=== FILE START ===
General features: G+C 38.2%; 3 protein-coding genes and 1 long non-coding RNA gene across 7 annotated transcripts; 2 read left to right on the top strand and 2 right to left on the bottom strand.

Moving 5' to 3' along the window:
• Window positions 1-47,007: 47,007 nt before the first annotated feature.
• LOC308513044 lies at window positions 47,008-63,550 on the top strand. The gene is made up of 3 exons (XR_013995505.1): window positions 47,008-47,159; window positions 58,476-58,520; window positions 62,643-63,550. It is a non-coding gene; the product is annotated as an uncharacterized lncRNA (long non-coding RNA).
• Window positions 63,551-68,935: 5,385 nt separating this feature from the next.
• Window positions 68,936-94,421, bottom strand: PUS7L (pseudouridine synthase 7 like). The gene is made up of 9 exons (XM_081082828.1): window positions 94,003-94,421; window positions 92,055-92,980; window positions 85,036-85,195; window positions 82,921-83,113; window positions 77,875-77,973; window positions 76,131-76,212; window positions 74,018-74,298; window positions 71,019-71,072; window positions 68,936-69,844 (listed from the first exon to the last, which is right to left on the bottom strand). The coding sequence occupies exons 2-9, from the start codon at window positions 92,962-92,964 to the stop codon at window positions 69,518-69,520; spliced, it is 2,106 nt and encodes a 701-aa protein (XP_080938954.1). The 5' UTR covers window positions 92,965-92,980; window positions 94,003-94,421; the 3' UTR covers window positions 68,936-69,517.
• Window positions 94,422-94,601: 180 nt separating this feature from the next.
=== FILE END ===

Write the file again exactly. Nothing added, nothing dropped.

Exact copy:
General features: G+C 38.2%; 3 protein-coding genes and 1 long non-coding RNA gene across 7 annotated transcripts; 2 read left to right on the top strand and 2 right to left on the bottom strand.

Moving 5' to 3' along the window:
• Window positions 1-47,007: 47,007 nt before the first annotated feature.
• LOC308513044 lies at window positions 47,008-63,550 on the top strand. The gene is made up of 3 exons (XR_013995505.1): window positions 47,008-47,159; window positions 58,476-58,520; window positions 62,643-63,550. It is a non-coding gene; the product is annotated as an uncharacterized lncRNA (long non-coding RNA).
• Window positions 63,551-68,935: 5,385 nt separating this feature from the next.
• Window positions 68,936-94,421, bottom strand: PUS7L (pseudouridine synthase 7 like). The gene is made up of 9 exons (XM_081082828.1): window positions 94,003-94,421; window positions 92,055-92,980; window positions 85,036-85,195; window positions 82,921-83,113; window positions 77,875-77,973; window positions 76,131-76,212; window positions 74,018-74,298; window positions 71,019-71,072; window positions 68,936-69,844 (listed from the first exon to the last, which is right to left on the bottom strand). The coding sequence occupies exons 2-9, from the start codon at window positions 92,962-92,964 to the stop codon at window positions 69,518-69,520; spliced, it is 2,106 nt and encodes a 701-aa protein (XP_080938954.1). The 5' UTR covers window positions 92,965-92,980; window positions 94,003-94,421; the 3' UTR covers window positions 68,936-69,517.
• Window positions 94,422-94,601: 180 nt separating this feature from the next.